It should be well back in swing this week, had COVID-19 not taken it from us, too. All over Ireland, people should be abandoning fireplaces to gather, shivering, at town and country venues, centres of excellence for years. Going through their warm ups, then bringing intensity to preparation that just might deliver an All-Ireland later in the year.
Before you think this is about GAA, you’re mostly wrong (with Denis and Damien’s permission, I have slipped a mention in). No, Athlone rather than Croke Park is the ultimate destination, for this is amateur drama.
It’s a phenomenon across rural Ireland, with dozens of companies, hundreds of actors, and many thousands who long for the Festival nights of February and March. For a week or two, little halls and theatres become the rural Irish version of Cannes as up to a dozen companies arrive to put their plays on for the locals. People buy season tickets, bankrolling the whole operation, for a ringside seat to a variety of genres, themes and locations that would put Netflix to shame.
Groups, having rehearsed since November, perfecting their craft in those dark January nights, are chasing points. The goal is to qualify for the All-Ireland finals, through winning or placing in the nine festivals they can enter.
I first became aware of this phenomenon when I wandered along to a play in Enniscorthy one spring night. I don’t even remember why I went, but it was pretty good, and the craic in Murphy Floods afterwards even better. To me, the group themselves seemed to be all teachers – some had even taught me. Maybe that’s why, some years later, I suggested to my wife, Sandra, that she join.
She had relocated from Dublin to a farm, and while she was from Gorey (not far up the road), most of her friends from home were also away. And she was teaching. So she wandered into the AGM, and wandered home with a place on the committee. They had seen her coming.
There followed some astonishing years where we were part of something genuinely thrilling. Enniscorthy Theatre Group were about to embark on a rare run of success. The groundwork had been done over many years of being also-rans. A deep pool of talent had emerged – much deeper than the talent that appeared on stage. Directors, lighting and sound production; set design and construction.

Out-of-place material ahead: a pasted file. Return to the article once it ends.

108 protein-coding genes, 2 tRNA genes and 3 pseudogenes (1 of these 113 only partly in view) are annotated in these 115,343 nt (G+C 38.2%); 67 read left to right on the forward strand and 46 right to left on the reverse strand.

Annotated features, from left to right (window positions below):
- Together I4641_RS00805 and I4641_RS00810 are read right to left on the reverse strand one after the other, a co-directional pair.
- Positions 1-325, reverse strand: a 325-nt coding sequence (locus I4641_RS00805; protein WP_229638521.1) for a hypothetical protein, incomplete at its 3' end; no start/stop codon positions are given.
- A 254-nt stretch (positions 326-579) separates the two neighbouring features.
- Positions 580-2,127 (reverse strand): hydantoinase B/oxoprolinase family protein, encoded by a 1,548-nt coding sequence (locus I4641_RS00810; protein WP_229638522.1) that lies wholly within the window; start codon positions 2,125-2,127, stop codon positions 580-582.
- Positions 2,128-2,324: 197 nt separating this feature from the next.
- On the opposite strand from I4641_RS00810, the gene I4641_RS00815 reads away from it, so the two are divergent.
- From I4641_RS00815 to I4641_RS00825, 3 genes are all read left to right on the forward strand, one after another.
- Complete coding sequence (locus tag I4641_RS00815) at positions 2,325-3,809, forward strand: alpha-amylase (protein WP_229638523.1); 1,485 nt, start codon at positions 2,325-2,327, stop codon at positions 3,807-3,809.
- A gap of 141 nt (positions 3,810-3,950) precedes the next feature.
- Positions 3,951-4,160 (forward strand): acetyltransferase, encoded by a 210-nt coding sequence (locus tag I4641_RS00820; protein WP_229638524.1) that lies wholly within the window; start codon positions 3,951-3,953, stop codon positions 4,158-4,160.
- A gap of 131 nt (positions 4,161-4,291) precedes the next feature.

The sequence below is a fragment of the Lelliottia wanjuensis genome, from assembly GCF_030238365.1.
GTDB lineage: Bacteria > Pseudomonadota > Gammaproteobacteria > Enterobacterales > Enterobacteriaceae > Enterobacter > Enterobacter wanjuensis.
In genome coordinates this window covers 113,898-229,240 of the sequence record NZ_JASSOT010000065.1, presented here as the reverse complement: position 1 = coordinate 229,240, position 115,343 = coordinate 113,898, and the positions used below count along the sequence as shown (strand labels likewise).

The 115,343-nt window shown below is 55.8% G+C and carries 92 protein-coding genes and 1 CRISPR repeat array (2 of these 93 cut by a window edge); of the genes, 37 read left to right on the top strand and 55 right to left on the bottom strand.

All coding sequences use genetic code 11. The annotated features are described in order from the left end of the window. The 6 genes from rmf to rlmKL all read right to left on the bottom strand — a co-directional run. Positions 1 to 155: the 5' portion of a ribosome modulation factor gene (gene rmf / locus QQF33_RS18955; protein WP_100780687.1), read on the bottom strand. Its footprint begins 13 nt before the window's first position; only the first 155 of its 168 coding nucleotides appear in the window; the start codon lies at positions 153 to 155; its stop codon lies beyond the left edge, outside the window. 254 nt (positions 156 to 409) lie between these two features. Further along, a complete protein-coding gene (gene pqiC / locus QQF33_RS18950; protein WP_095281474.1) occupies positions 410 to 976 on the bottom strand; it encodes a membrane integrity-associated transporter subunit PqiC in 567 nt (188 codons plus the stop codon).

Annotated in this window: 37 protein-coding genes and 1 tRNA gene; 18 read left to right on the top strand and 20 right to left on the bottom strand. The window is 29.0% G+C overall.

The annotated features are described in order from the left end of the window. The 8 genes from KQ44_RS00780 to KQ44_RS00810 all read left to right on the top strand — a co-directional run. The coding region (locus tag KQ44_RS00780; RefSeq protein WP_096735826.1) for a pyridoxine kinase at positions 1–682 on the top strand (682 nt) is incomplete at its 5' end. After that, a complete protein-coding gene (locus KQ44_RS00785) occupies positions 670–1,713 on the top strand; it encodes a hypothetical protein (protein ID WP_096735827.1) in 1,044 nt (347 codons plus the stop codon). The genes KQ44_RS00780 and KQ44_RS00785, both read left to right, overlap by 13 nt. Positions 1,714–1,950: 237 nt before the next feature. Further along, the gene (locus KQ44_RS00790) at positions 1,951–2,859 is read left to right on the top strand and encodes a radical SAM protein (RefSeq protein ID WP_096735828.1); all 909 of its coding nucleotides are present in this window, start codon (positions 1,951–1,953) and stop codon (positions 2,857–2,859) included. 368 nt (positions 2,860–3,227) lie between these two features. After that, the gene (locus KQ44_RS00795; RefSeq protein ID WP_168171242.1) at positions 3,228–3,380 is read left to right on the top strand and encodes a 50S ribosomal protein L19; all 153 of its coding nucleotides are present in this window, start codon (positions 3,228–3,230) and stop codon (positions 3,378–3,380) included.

And they weren’t all teachers. There were barmen, builders, office workers and nurses and even farmers – yes, farmers. Many’s the am-dram company that relies on a jeep and West Wood trailer to haul their set around the country. A shed comes in handy for set construction; some of the sets are astonishing in their detail and complexity. Some farmers act, but the time of year makes it very demanding to juggle calving, lambing, planting and acting.
That first year of Sandra’s involvement saw Enniscorthy achieve the Holy Grail – the Esso Trophy was captured from Athlone. Better again, it was won with a recent play by local writer, Billy Roche, and was the first amateur production of a play which had wowed London’s West End, where it premiered a few years earlier. Poor Beast in the Rain was centred around a bookies on All-Ireland hurling final day, and featured Norma Doyle, daughter of hurling and sheepdog legend Tim Flood.
That was in May, 1996, and in September Wexford ended a 28-year wait to bring Liam McCarthy to the banks of the Slaney.
Norma’s brother, Sean, was a key player, but was injured for the final. Wexford had a man sent off, and afterwards, captain Martin Storey said it was still 15-on-15, because Sean Flood was on the pitch that day in spirit, so the red card only evened the sides.
A line worthy of Billy Roche, who was following in the footsteps of the writer of the first play to win the Esso trophy. But that’s a story for next week.